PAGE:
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Extreme weather: The Independent’s free virtual event on the climate crisis

In the wake of a record-breaking worldwide heatwave, The Independent gathers experts to discuss how the climate crisis is supercharging extreme weather events

Friday 09 July 2021 13:03
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<p>A wildfire burns on 1 July, 2021, outside the British Columbia town of Lytton, which has been gutted by flames. </p>

A wildfire burns on 1 July, 2021, outside the British Columbia town of Lytton, which has been gutted by flames.

In the last month, hundreds have died in scorching temperatures striking regions from the US and Canada to Iraq and the rest of the Middle East.

The link between worsening extreme heat and the climate crisis is undeniable. A rapid analysis released on Wednesday found that human-induced warming made North America’s record-smashing heatwave at least 150 times more likely.

Similar studies have also detected the fingerprint of the climate crisis on a host of extreme weather events, ranging from heavy rain and floods to wildfires and drought.

As the impact of the climate crisis on extreme weather escalates, the need to better prepare for disasters is greater than ever before. However, experts have warned that many countries, including the UK, currently aren’t doing enough to prepare for wilder extreme weather events.

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There are fears too that worsening extreme weather could exacerbate existing inequalities around the world. Developing world countries stand to lose the most from worsening extreme weather events despite contributing the least to their underlying driver, which is rapidly rising greenhouse gas emissions.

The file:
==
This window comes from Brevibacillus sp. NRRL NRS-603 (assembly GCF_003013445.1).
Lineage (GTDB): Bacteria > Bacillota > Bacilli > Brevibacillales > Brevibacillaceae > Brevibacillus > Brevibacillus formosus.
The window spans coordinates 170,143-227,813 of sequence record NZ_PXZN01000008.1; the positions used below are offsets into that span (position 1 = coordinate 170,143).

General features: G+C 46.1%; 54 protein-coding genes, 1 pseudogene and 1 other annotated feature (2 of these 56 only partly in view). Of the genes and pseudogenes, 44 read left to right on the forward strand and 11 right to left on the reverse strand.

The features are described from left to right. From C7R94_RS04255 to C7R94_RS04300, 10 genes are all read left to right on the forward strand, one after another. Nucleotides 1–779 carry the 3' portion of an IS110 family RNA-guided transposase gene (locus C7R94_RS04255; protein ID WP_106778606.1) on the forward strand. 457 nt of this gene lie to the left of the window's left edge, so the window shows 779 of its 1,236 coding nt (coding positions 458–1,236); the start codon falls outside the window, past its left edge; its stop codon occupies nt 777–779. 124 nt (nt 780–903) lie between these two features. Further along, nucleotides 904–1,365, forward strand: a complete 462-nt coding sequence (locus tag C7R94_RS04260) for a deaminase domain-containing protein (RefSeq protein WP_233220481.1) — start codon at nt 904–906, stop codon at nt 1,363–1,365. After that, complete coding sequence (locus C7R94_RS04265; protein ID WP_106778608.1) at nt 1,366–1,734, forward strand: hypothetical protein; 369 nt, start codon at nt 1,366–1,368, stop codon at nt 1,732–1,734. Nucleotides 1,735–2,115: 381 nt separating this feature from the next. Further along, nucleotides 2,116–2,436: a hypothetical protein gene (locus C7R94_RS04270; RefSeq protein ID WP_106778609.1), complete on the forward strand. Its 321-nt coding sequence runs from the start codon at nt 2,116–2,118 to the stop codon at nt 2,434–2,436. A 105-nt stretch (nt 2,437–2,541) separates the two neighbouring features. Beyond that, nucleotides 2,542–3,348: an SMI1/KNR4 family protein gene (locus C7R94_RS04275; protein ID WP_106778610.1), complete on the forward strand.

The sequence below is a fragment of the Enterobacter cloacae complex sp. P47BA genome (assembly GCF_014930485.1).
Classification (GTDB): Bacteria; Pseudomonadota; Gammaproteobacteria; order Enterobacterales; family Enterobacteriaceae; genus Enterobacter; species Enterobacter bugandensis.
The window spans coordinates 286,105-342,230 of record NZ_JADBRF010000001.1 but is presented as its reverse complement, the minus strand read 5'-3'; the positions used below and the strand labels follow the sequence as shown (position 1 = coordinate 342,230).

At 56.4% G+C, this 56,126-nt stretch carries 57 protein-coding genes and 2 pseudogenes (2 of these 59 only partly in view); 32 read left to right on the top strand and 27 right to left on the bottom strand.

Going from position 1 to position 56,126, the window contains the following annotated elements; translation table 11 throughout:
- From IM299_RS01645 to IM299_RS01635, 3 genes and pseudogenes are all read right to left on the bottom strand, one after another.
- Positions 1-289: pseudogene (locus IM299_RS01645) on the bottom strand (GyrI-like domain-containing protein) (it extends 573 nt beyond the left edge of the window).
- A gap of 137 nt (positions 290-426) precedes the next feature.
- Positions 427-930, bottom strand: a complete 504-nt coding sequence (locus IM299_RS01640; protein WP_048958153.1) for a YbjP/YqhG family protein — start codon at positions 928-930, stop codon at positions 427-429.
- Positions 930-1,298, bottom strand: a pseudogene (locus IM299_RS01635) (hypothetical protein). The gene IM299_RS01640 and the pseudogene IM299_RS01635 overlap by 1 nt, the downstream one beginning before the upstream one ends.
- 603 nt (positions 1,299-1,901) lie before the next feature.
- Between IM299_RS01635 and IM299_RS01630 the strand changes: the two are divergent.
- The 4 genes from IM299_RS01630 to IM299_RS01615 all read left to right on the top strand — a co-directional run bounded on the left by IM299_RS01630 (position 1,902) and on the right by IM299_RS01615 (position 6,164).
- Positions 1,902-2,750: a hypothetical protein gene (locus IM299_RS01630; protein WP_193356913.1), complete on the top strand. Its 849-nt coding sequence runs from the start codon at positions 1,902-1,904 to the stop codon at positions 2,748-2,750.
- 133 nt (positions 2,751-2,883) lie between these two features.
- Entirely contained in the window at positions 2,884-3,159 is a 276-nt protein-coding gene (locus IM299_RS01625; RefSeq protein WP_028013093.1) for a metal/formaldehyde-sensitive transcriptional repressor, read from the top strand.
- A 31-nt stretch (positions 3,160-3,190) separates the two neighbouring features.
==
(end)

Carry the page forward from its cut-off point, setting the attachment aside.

To discuss the role of the climate crisis in worsening extreme weather events and the issues this raises, The Independent has assembled a panel of experts from across the world.

The discussion will be led by Daisy Dunne and Louise Boyle, The Independent’s climate correspondents based in London and New York, respectively.

Panelists include:

  • Dr Friederike Otto, associate director of the Environmental Change Institute at the University of Oxford and author of Angry Weather
  • Oladosu Adenike, a climate activist based in Nigeria
  • Dr Samantha Montano, a disaster researcher and assistant professor of emergency management at Massachusetts Maritime Academy

The event will be held on Zoom from 6.30-7.30pm BST (1.30-2.30pm EST) on 28 July –sign up for free here.

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